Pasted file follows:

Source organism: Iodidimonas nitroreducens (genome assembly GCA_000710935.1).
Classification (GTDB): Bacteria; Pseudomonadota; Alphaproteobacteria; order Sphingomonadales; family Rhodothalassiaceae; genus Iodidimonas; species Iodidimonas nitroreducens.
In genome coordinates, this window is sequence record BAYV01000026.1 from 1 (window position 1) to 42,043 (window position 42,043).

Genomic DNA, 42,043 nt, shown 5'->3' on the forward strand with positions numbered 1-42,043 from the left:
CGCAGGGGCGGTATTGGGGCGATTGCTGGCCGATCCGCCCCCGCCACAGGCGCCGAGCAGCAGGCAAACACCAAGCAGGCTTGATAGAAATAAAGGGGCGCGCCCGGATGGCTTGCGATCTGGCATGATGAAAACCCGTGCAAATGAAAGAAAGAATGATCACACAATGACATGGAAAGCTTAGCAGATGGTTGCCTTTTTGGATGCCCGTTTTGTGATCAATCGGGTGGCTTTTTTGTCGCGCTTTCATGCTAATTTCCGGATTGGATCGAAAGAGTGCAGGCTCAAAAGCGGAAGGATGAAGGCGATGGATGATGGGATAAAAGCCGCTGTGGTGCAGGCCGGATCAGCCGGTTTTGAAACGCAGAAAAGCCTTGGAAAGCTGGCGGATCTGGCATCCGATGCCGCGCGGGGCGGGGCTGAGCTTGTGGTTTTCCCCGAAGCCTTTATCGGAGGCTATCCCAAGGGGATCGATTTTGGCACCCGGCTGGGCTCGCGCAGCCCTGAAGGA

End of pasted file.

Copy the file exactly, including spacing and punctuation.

Source organism: Iodidimonas nitroreducens (genome assembly GCA_000710935.1).
Classification (GTDB): Bacteria; Pseudomonadota; Alphaproteobacteria; order Sphingomonadales; family Rhodothalassiaceae; genus Iodidimonas; species Iodidimonas nitroreducens.
In genome coordinates, this window is sequence record BAYV01000026.1 from 1 (window position 1) to 42,043 (window position 42,043).

Genomic DNA, 42,043 nt, shown 5'->3' on the forward strand with positions numbered 1-42,043 from the left:
CGCAGGGGCGGTATTGGGGCGATTGCTGGCCGATCCGCCCCCGCCACAGGCGCCGAGCAGCAGGCAAACACCAAGCAGGCTTGATAGAAATAAAGGGGCGCGCCCGGATGGCTTGCGATCTGGCATGATGAAAACCCGTGCAAATGAAAGAAAGAATGATCACACAATGACATGGAAAGCTTAGCAGATGGTTGCCTTTTTGGATGCCCGTTTTGTGATCAATCGGGTGGCTTTTTTGTCGCGCTTTCATGCTAATTTCCGGATTGGATCGAAAGAGTGCAGGCTCAAAAGCGGAAGGATGAAGGCGATGGATGATGGGATAAAAGCCGCTGTGGTGCAGGCCGGATCAGCCGGTTTTGAAACGCAGAAAAGCCTTGGAAAGCTGGCGGATCTGGCATCCGATGCCGCGCGGGGCGGGGCTGAGCTTGTGGTTTTCCCCGAAGCCTTTATCGGAGGCTATCCCAAGGGGATCGATTTTGGCACCCGGCTGGGCTCGCGCAGCCCTGAAGGA